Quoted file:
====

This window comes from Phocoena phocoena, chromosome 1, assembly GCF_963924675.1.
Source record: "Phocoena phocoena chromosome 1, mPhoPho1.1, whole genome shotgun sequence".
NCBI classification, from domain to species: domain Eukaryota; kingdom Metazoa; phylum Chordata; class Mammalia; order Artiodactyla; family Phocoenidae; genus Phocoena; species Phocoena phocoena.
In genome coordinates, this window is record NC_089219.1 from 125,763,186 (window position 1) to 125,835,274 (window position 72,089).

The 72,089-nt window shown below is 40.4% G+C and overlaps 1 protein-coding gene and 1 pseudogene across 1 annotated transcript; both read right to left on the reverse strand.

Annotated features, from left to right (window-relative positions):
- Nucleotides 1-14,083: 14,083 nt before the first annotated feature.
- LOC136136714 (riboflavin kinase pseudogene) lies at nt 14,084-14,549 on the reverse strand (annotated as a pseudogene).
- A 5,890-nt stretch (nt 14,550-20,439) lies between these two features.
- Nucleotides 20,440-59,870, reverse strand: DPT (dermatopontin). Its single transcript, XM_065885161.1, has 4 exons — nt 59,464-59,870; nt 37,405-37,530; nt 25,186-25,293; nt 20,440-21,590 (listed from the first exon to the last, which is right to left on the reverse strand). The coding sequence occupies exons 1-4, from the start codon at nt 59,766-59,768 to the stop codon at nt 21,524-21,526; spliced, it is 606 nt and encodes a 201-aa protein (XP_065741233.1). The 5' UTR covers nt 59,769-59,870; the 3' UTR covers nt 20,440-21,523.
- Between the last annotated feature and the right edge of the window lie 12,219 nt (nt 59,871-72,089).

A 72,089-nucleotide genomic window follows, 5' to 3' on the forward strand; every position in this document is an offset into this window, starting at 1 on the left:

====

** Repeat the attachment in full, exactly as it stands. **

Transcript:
This window comes from Phocoena phocoena, chromosome 1, assembly GCF_963924675.1.
Source record: "Phocoena phocoena chromosome 1, mPhoPho1.1, whole genome shotgun sequence".
NCBI classification, from domain to species: domain Eukaryota; kingdom Metazoa; phylum Chordata; class Mammalia; order Artiodactyla; family Phocoenidae; genus Phocoena; species Phocoena phocoena.
In genome coordinates, this window is record NC_089219.1 from 125,763,186 (window position 1) to 125,835,274 (window position 72,089).

The 72,089-nt window shown below is 40.4% G+C and overlaps 1 protein-coding gene and 1 pseudogene across 1 annotated transcript; both read right to left on the reverse strand.

Annotated features, from left to right (window-relative positions):
- Nucleotides 1-14,083: 14,083 nt before the first annotated feature.
- LOC136136714 (riboflavin kinase pseudogene) lies at nt 14,084-14,549 on the reverse strand (annotated as a pseudogene).
- A 5,890-nt stretch (nt 14,550-20,439) lies between these two features.
- Nucleotides 20,440-59,870, reverse strand: DPT (dermatopontin). Its single transcript, XM_065885161.1, has 4 exons — nt 59,464-59,870; nt 37,405-37,530; nt 25,186-25,293; nt 20,440-21,590 (listed from the first exon to the last, which is right to left on the reverse strand). The coding sequence occupies exons 1-4, from the start codon at nt 59,766-59,768 to the stop codon at nt 21,524-21,526; spliced, it is 606 nt and encodes a 201-aa protein (XP_065741233.1). The 5' UTR covers nt 59,769-59,870; the 3' UTR covers nt 20,440-21,523.
- Between the last annotated feature and the right edge of the window lie 12,219 nt (nt 59,871-72,089).

A 72,089-nucleotide genomic window follows, 5' to 3' on the forward strand; every position in this document is an offset into this window, starting at 1 on the left: